I agree that a misaligned market expectations put a skewed stress on executives in managing their companies.
What starts as a technology company becomes a licence-revenue company in a saturated market. There is still revenue, but not in the way some shareholders expect.
Incidentally, I don't like the way newcomers coming into the field are bought up assimilated and neutered so they don't compete with the big established packages. This happened to Orcad and many others.
I can't blame the incumbents for defending themselves but it's a bitch when you invested in the low-cost software and you see it blown out of sight for being successful enough to annoy Big EDA.
Kris, for an EDA vendor I think the time has come to look at Silicon as a 'system' and offer design/simulation tools that help realize its implementation. If you look what Mentor has done by moving up and down the value chain, it seems to make sense. Mentor has made strategic moves to move in to mechanical/thermal analysis market, automobile harness design software, to cite a few examples.
In the burgeoning MEMS market as another, other than Tanner, none of the big three unify EDA tools with MEMS design tools.
Though consolidation may make sense to some extent, I don't believe it is the endgame for big EDA. There is plenty to be done in vertical markets that big EDA can leverage.
I would like to suggest a complete departure from the premise of consolidation in EDA -I think the industry NEEDS to grow in vertical markets. Of the big three, I only see Mentor making efforts to do this with what critics may call limited success (I am not one of them! I think Mentor will do well in many of the new markets entered).
If you look at the Ansys example, as an outsider to conventional EDA, it started by the acquisition of Ansoft, then Apache and now can arguably be called a vertically integrated EDA company.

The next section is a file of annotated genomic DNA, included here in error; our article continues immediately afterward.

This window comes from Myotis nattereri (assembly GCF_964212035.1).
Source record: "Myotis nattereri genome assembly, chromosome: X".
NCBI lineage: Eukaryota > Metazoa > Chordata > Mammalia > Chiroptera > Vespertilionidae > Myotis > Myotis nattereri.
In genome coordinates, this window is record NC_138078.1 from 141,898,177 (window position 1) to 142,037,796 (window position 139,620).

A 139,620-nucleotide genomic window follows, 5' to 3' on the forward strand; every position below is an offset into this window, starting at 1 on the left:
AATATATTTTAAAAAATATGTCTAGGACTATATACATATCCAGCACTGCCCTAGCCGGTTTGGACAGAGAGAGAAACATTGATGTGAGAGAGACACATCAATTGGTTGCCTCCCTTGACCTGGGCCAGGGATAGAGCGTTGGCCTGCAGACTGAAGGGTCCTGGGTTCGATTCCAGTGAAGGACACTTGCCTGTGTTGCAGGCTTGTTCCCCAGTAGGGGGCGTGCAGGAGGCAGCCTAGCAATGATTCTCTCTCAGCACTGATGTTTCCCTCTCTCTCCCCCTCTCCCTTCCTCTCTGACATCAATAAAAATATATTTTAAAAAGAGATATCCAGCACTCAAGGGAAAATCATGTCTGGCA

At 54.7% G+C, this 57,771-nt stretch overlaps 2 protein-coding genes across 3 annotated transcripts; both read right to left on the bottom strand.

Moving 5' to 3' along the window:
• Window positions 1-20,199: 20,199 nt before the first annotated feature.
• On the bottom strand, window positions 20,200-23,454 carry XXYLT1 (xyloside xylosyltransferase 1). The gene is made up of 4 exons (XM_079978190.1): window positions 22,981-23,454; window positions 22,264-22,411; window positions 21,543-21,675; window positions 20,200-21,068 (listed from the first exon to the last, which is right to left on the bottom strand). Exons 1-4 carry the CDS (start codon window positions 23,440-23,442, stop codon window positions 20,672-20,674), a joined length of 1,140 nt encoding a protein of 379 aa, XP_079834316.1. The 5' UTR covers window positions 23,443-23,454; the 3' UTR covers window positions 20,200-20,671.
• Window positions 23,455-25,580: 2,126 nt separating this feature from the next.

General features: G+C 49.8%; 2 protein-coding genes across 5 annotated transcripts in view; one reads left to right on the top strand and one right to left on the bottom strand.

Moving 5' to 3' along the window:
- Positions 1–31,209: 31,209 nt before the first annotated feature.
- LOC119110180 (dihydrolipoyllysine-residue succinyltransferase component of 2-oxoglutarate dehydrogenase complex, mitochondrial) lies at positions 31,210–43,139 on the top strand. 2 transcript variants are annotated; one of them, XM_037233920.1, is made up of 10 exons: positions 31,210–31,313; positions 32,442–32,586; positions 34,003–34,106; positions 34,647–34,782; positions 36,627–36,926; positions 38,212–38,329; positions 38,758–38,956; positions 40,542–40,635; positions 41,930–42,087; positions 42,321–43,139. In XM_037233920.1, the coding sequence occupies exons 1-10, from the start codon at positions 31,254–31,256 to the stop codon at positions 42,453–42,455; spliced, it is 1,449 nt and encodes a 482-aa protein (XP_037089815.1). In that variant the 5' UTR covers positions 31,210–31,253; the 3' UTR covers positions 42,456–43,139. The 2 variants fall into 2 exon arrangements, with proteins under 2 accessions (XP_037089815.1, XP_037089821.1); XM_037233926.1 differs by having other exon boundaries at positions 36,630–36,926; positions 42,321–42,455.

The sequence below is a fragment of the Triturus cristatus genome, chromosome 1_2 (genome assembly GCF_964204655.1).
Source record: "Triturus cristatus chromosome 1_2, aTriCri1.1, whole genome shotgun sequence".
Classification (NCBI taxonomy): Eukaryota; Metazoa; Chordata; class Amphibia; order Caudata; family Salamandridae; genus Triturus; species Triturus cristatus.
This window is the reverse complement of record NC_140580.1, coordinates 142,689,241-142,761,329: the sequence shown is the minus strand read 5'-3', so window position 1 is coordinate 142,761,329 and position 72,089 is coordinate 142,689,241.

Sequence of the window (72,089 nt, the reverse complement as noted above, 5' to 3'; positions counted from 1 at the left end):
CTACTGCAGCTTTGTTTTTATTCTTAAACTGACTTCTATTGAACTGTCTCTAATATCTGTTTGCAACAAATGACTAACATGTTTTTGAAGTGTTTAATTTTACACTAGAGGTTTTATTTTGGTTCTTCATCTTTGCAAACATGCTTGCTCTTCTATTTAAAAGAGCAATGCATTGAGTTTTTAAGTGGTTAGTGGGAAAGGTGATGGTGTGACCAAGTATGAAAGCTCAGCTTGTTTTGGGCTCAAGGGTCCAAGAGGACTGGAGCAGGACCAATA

I do see that the big three EDA companies are starting to react mainly driven by Ansys' consolidation as well the industry trends such as 3D stacked IC's where one needs to add multidisciplinary simulation into the design flows.
The author completely missed the boat. Many facts were wrong, just to list a few:
- maintaining/up keeping EDA software is hard, very hard in many cases. the cost is not 'muted'
- EDA software is not that hard to displace. The problem is that users do not want to invest in this area. In most cases, EDA vendors are the ones shouldering the cost.
There is only 1 problem in EDA : 3 vendors. All EDA users use this situation to maximize the agony of EDA vendors. All the problems the author talked about are the observe-able results of having 3-boxers in the ring at the same time. the only solution is to take 1 of the 3 out of the ring.
What are the engineering and design challenges in creating successful IoT devices? These devices are usually small, resource-constrained electronics designed to sense, collect, send, and/or interpret data. Some of the devices need to be smart enough to act upon data in real time, 24/7. Are the design challenges the same as with embedded systems, but with a little developer- and IT-skills added in? What do engineers need to know? Rick Merritt talks with two experts about the tools and best options for designing IoT devices in 2016. Specifically the guests will discuss sensors, security, and lessons from IoT deployments.